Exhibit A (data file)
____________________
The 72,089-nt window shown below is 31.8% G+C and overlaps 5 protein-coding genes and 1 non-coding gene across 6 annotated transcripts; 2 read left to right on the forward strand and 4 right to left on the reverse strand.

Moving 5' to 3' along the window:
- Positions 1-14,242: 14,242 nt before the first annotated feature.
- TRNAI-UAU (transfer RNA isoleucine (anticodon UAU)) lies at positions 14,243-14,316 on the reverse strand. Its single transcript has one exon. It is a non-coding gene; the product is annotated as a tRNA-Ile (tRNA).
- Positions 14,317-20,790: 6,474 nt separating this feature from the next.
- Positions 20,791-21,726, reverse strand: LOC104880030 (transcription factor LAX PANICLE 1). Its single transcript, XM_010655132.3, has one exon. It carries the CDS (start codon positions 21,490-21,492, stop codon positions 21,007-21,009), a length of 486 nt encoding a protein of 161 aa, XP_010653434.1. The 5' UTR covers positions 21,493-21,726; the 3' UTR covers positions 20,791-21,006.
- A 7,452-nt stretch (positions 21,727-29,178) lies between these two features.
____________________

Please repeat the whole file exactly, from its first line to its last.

The 72,089-nt window shown below is 31.8% G+C and overlaps 5 protein-coding genes and 1 non-coding gene across 6 annotated transcripts; 2 read left to right on the forward strand and 4 right to left on the reverse strand.

Moving 5' to 3' along the window:
- Positions 1-14,242: 14,242 nt before the first annotated feature.
- TRNAI-UAU (transfer RNA isoleucine (anticodon UAU)) lies at positions 14,243-14,316 on the reverse strand. Its single transcript has one exon. It is a non-coding gene; the product is annotated as a tRNA-Ile (tRNA).
- Positions 14,317-20,790: 6,474 nt separating this feature from the next.
- Positions 20,791-21,726, reverse strand: LOC104880030 (transcription factor LAX PANICLE 1). Its single transcript, XM_010655132.3, has one exon. It carries the CDS (start codon positions 21,490-21,492, stop codon positions 21,007-21,009), a length of 486 nt encoding a protein of 161 aa, XP_010653434.1. The 5' UTR covers positions 21,493-21,726; the 3' UTR covers positions 20,791-21,006.
- A 7,452-nt stretch (positions 21,727-29,178) lies between these two features.